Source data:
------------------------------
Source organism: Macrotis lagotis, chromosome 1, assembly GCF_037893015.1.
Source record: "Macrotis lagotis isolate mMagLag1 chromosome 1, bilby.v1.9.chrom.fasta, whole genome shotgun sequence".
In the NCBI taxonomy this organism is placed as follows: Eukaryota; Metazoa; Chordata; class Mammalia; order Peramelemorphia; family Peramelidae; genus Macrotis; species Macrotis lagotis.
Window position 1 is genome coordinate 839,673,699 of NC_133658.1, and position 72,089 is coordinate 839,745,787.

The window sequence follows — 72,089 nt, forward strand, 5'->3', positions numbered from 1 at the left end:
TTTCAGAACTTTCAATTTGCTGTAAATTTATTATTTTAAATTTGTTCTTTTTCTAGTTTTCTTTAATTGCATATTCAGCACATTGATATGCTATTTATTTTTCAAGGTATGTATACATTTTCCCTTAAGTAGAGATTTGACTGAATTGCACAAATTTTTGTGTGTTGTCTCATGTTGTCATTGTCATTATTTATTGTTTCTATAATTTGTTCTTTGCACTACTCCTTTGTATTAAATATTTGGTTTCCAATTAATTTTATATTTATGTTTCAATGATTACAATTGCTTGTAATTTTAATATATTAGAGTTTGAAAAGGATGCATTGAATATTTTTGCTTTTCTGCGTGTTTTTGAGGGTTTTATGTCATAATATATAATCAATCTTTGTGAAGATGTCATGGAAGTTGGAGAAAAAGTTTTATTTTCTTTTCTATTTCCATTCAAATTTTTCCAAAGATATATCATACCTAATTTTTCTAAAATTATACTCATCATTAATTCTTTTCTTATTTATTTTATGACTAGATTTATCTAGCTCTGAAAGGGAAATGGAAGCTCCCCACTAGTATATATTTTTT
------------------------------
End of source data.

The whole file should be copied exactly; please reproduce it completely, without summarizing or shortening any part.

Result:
Source organism: Macrotis lagotis, chromosome 1, assembly GCF_037893015.1.
Source record: "Macrotis lagotis isolate mMagLag1 chromosome 1, bilby.v1.9.chrom.fasta, whole genome shotgun sequence".
In the NCBI taxonomy this organism is placed as follows: Eukaryota; Metazoa; Chordata; class Mammalia; order Peramelemorphia; family Peramelidae; genus Macrotis; species Macrotis lagotis.
Window position 1 is genome coordinate 839,673,699 of NC_133658.1, and position 72,089 is coordinate 839,745,787.

The window sequence follows — 72,089 nt, forward strand, 5'->3', positions numbered from 1 at the left end:
TTTCAGAACTTTCAATTTGCTGTAAATTTATTATTTTAAATTTGTTCTTTTTCTAGTTTTCTTTAATTGCATATTCAGCACATTGATATGCTATTTATTTTTCAAGGTATGTATACATTTTCCCTTAAGTAGAGATTTGACTGAATTGCACAAATTTTTGTGTGTTGTCTCATGTTGTCATTGTCATTATTTATTGTTTCTATAATTTGTTCTTTGCACTACTCCTTTGTATTAAATATTTGGTTTCCAATTAATTTTATATTTATGTTTCAATGATTACAATTGCTTGTAATTTTAATATATTAGAGTTTGAAAAGGATGCATTGAATATTTTTGCTTTTCTGCGTGTTTTTGAGGGTTTTATGTCATAATATATAATCAATCTTTGTGAAGATGTCATGGAAGTTGGAGAAAAAGTTTTATTTTCTTTTCTATTTCCATTCAAATTTTTCCAAAGATATATCATACCTAATTTTTCTAAAATTATACTCATCATTAATTCTTTTCTTATTTATTTTATGACTAGATTTATCTAGCTCTGAAAGGGAAATGGAAGCTCCCCACTAGTATATATTTTTT